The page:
On the heels of Congressmember Hakeem Jeffries’ bid to become the next top Democrat in the House of Representatives, climate activists protested outside of his Brooklyn office on Tuesday, demanding the rep take a stand against the fossil fuel industry and actively work to address climate change.
Protesters on Nov. 22 condemned Jeffries’ “weak record on climate action” since he resisted signing the Green New Deal. They also urged him to oppose any renewed version of Senator Joe Manchin’s plan for the approval of the Mountain Valley Pipeline, which would transport Appalachian shale gas about 300 miles from West Virginia to Virginia; to fight Republican representatives in the House, who have has historically refused to take climate action; and to cut ties with donors to his campaign from the fossil fuel industry.
If voted speaker, activists with 350 Brooklyn, Climate Families NYC, Food & Water Watch, Indivisible Brooklyn, New York Communities for Change, and Sunrise Movement NYC Activists are hoping Jeffries will take “bold climate leadership” from day one.
“With climate change, time is not a renewable resource,” organizers with pro-climate action organization Food & Water Watch said in a statement. “It is essential that congressional leadership at least entertain solutions commensurate with the challenges we face. Rep. Jeffries should show the courage and leadership on the climate and support the Green New Deal.”
This demonstration came just days after Jeffries announced his bid for House Minority Leader, a role he is widely expected to assume later this month. Nancy Pelosy, speaker of the United States House of Representatives, said she would not seek a leadership role in the next Congress. The No. 2 Democrat, Representative Steny H. Hoyer of Maryland, is also stepping down, and last week endorsed Jeffries for the role.
Jeffries is a political liberal and a former corporate lawyer. He now represents the blue 8th Congressional District in eastern Brooklyn and southwest Queens, which witnessed the devastating effects of Hurricane Sandy along New York’s waterfront. His district received more aid for Sandy relief than any other district in the city.
Earlier this year, nearly all of the congressional representatives from New York City signed on as co-sponsors to Congressmember Alexandra Ocasio-Cortez’ resolution recognizing the duty of the federal government to create a Green New Deal.. But Jeffries held back — has expressing that he is inclined to wait until the bipartisan House Select Committee on the climate crisis makes recommendations on the issue, a process that can take over a year.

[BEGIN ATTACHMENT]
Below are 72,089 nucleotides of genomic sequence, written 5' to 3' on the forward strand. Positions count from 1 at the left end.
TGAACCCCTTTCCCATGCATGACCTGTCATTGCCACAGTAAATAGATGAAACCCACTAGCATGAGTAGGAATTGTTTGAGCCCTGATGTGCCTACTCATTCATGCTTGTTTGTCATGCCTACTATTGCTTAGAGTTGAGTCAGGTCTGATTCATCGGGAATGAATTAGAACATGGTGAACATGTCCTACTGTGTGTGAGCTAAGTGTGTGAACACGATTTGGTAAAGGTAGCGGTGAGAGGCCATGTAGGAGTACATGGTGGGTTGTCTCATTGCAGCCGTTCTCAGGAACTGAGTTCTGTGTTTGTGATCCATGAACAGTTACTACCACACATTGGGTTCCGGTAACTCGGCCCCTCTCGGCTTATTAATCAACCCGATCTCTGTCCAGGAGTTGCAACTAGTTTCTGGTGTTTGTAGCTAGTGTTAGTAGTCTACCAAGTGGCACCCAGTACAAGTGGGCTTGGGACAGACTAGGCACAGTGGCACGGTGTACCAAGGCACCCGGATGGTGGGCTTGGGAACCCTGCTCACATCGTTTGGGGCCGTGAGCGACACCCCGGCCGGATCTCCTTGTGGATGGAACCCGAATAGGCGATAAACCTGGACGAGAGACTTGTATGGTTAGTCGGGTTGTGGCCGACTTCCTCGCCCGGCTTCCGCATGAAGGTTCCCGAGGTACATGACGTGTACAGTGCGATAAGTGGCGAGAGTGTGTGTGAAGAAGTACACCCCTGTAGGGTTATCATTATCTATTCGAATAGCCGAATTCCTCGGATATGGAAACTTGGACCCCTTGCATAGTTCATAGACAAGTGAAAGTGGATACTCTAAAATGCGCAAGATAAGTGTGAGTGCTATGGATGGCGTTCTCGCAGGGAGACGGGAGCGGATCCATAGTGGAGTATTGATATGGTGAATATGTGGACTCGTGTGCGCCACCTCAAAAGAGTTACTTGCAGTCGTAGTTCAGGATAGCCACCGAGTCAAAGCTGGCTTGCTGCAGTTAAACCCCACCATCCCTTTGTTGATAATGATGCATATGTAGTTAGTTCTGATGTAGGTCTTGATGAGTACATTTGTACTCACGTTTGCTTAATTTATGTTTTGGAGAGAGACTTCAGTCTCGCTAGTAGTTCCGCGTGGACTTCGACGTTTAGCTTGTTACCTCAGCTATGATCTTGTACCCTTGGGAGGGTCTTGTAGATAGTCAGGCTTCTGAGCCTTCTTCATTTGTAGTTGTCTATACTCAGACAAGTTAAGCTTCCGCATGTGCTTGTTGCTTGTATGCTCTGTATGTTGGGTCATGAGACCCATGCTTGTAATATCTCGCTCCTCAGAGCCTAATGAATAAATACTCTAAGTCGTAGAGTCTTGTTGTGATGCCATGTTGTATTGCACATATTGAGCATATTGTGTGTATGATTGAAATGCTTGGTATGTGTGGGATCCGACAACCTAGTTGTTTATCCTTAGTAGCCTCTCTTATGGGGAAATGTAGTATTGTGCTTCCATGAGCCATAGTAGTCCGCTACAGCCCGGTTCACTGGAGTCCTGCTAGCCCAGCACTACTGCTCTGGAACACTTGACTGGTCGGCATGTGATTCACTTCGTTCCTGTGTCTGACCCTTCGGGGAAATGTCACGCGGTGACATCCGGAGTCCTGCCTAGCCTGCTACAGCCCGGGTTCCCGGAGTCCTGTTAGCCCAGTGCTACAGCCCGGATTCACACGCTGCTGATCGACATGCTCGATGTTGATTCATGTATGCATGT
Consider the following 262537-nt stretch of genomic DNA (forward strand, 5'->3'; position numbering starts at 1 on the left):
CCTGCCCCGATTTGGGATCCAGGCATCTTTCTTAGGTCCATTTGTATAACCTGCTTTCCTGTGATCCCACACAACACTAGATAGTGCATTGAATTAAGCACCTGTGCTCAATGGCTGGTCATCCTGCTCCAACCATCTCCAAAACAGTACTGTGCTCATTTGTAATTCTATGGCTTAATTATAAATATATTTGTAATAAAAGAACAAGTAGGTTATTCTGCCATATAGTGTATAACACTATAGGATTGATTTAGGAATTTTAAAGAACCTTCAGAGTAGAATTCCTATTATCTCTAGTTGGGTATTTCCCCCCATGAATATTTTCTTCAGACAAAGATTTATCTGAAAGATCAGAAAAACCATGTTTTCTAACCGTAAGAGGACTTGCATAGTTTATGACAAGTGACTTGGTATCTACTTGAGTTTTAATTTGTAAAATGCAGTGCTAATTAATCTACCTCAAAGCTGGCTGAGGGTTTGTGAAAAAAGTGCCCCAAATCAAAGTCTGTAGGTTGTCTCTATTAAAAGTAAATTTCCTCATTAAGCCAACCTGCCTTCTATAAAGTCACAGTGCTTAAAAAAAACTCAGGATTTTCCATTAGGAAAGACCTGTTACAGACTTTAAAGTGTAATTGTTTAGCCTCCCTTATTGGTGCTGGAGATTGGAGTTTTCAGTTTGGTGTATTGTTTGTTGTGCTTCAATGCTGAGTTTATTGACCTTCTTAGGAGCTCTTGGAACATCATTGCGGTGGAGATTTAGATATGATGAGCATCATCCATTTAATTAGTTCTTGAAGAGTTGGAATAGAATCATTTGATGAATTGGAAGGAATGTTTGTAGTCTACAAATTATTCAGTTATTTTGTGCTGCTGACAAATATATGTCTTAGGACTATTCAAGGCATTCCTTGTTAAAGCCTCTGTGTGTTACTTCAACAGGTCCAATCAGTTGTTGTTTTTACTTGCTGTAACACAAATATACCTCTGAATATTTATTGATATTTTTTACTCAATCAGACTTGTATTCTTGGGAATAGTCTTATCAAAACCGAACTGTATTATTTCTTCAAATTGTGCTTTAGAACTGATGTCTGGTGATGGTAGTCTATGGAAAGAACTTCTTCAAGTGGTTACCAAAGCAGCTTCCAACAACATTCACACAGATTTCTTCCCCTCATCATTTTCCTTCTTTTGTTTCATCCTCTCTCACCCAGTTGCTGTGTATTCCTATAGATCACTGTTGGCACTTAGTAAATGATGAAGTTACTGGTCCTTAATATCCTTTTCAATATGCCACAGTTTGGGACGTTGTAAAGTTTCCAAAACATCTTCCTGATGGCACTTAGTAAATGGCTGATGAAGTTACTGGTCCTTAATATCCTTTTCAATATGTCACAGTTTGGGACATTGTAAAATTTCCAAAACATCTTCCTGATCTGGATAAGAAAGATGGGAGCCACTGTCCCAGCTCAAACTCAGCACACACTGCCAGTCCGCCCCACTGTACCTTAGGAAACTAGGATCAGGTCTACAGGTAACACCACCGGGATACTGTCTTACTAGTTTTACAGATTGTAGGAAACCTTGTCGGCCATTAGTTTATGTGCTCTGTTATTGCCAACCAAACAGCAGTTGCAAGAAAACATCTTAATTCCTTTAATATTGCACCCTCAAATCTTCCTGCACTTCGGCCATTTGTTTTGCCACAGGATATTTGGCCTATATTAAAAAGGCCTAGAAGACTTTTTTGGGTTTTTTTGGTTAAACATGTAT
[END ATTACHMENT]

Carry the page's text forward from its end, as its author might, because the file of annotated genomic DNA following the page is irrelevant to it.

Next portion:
In 2022, two of Jeffries’ top ten donors were private equity companies with fossil fuel holdings.
“We are concerned that those who are on the front lines, poor people, communities of color are going to be left behind because Jeffries wants to stand with his corporate donors,” said a member of New York Community Change.
Jeffries also refused to take the No Fossil Fuel Money pledge, a campaign urging representatives to pass up donations from fossil fuel companies, signed by 59 members of Congress.
“We demand to put an end to the fossil fuel industry,” said one protester. “It is time for Jeffries to stand up. We are asking you to change and become the climate leader that we need at this time and we will not stop fighting until you do so.”
In response, a rep for Jeffries pointed Brooklyn Paper to a statement the congressmember made on The Brian Lehrer Show the same day as the protest.
When asked if he would commit to being “a progressive leader” on climate change in Congress, the sitting rep said he was proud to be a part of passing the Inflation Reduction Act, which he called “the most significant climate change legislation ever to be passed by any legislative body in the history of the world.”
“It will set our planet on a sustainable path forward, change the trajectory, of course, lower energy costs, and stand up the clean energy economy. So there’s work to be done to build upon that,” he said.
“With respect to anything that may be going on in the Senate relative to Senator Manchin, it’s not an issue that I’ve been focused on at the moment until it comes over to the House of Representatives,” he added. “I think in the House we’ve been pretty clear, forward thinking and visionary as it relates to continuing to confront the climate crisis. And I look forward to being part of that effort along with my colleagues in the House moving forward.”
Update (Monday, Nov. 8 at 12 p.m.): This story has been updated to include comments from Congressmember Hakeem Jeffries.